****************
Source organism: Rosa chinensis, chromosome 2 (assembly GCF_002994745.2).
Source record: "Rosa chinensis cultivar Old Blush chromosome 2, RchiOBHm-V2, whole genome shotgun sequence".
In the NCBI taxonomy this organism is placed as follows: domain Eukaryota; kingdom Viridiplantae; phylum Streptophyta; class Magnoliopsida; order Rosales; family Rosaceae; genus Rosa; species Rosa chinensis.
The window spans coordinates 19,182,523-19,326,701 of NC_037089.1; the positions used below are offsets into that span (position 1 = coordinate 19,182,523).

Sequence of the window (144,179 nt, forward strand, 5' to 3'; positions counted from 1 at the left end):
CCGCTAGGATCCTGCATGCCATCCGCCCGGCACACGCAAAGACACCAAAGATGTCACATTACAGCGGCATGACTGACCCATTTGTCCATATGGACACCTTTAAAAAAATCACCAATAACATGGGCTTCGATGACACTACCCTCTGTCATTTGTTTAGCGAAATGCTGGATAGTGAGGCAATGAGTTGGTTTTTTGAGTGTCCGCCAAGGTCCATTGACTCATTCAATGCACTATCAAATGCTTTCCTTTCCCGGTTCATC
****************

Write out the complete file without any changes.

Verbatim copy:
Source organism: Rosa chinensis, chromosome 2 (assembly GCF_002994745.2).
Source record: "Rosa chinensis cultivar Old Blush chromosome 2, RchiOBHm-V2, whole genome shotgun sequence".
In the NCBI taxonomy this organism is placed as follows: domain Eukaryota; kingdom Viridiplantae; phylum Streptophyta; class Magnoliopsida; order Rosales; family Rosaceae; genus Rosa; species Rosa chinensis.
The window spans coordinates 19,182,523-19,326,701 of NC_037089.1; the positions used below are offsets into that span (position 1 = coordinate 19,182,523).

Sequence of the window (144,179 nt, forward strand, 5' to 3'; positions counted from 1 at the left end):
CCGCTAGGATCCTGCATGCCATCCGCCCGGCACACGCAAAGACACCAAAGATGTCACATTACAGCGGCATGACTGACCCATTTGTCCATATGGACACCTTTAAAAAAATCACCAATAACATGGGCTTCGATGACACTACCCTCTGTCATTTGTTTAGCGAAATGCTGGATAGTGAGGCAATGAGTTGGTTTTTTGAGTGTCCGCCAAGGTCCATTGACTCATTCAATGCACTATCAAATGCTTTCCTTTCCCGGTTCATC